Daniel Davies has a killer post over at Crooked Timber. He puts to death the old hobbyhorse of scorched-earth capitalists that companies have a responsibility to the shareholders to maximise profits. Whenever people say this, I scream at the top of my lungs that they have to act like people first, goddamnit:
And at this point, of course, the Davies-Folk Theorem kicks in; if you allow strategic and reputational issues to be given weight in managerial decisions, then it is very hard indeed to think of something that can’t be justified as being in the best interests of maximising shareholder value over the long term. Paying above-market wages? Efficiency wage argument, maximises shareholder value. Donating to charity? Part of the marketing budget, don’tcha know. Voluntarily refusing to sell violent video games to children? Forestalls the danger of much more punitive government regulation down the line. Etc etc. It’s pretty much accepted that if the Dodge vs Ford case (which is more or less the basis of the view that directors’ common law fiduciary duty of care implies an obligation to maximise equity value) came to court tomorrow, it would be a pretty shoddy legal team that couldn’t win it for Henry Ford.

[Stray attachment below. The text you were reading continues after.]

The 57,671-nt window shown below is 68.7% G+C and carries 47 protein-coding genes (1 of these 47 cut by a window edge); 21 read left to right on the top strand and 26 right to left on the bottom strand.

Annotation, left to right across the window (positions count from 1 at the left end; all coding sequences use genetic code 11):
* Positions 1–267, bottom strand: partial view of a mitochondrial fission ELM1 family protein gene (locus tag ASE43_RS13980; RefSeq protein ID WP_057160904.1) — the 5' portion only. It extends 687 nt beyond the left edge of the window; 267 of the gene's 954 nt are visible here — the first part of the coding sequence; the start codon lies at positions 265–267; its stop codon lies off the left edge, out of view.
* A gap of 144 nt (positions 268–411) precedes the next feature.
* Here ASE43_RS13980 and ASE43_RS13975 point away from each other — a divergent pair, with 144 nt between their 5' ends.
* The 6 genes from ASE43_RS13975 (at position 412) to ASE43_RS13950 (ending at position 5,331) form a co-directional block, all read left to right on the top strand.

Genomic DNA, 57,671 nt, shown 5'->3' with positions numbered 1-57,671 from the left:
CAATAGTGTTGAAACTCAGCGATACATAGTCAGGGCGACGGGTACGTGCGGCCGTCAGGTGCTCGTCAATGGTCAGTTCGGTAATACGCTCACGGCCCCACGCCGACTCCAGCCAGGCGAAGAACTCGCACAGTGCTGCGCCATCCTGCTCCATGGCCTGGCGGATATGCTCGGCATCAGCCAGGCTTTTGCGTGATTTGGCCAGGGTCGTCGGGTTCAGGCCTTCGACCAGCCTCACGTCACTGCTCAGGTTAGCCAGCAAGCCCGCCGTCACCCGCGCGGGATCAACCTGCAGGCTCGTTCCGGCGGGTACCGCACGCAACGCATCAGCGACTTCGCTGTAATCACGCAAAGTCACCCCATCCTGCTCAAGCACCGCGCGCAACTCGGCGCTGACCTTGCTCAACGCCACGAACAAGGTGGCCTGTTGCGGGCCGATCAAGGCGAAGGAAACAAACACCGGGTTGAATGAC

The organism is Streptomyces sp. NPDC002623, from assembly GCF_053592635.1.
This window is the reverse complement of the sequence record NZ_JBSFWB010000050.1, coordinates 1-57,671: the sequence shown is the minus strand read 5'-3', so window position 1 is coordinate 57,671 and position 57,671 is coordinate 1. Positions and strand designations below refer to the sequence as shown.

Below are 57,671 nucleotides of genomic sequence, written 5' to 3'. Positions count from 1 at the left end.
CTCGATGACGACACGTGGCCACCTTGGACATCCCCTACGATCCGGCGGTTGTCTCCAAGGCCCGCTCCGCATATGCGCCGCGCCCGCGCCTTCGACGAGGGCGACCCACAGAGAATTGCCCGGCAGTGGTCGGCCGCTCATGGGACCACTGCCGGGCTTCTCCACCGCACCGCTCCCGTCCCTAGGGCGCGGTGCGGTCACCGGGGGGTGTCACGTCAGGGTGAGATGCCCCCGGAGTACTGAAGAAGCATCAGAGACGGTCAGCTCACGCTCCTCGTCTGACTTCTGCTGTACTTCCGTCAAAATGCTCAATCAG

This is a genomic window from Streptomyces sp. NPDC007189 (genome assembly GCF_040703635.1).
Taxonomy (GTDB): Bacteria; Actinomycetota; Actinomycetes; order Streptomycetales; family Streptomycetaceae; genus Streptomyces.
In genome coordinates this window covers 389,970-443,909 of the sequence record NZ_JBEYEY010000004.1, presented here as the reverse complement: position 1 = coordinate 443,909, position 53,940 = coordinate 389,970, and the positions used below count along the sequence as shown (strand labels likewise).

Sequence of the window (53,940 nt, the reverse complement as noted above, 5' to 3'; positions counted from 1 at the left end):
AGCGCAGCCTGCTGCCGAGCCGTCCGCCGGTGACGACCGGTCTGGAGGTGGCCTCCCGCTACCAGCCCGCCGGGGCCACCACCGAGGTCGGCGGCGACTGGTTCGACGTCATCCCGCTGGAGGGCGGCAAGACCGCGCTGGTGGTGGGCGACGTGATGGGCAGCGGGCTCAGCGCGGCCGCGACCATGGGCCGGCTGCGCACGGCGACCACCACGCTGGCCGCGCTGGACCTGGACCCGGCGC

In real life, the business judgement rule protects more or less anything that the Creative Capitalism gang might want businesses to do. Even the paradigm example used by Posner – of a corporate chief executive making charitable donations and specifically saying that they weren’t doing it for PR purposes and that they didn’t run the company in the interests of the shareholders – doesn’t actually necessarily give rise to a situation which would fail the business judgement test, because that’s pretty much the story of Body Shop, and if the only way that a company can secure the services of a talented and energetic cosmetics executive like Anita Roddick is to give away money without regard for shareholders, then that’s in the interests of shareholders. There is, of course, a cottage industry in business school cases and the funnies pages of the Economist in proving that instances of corporate philanthropy are actually in the interests of shareholders in the long term.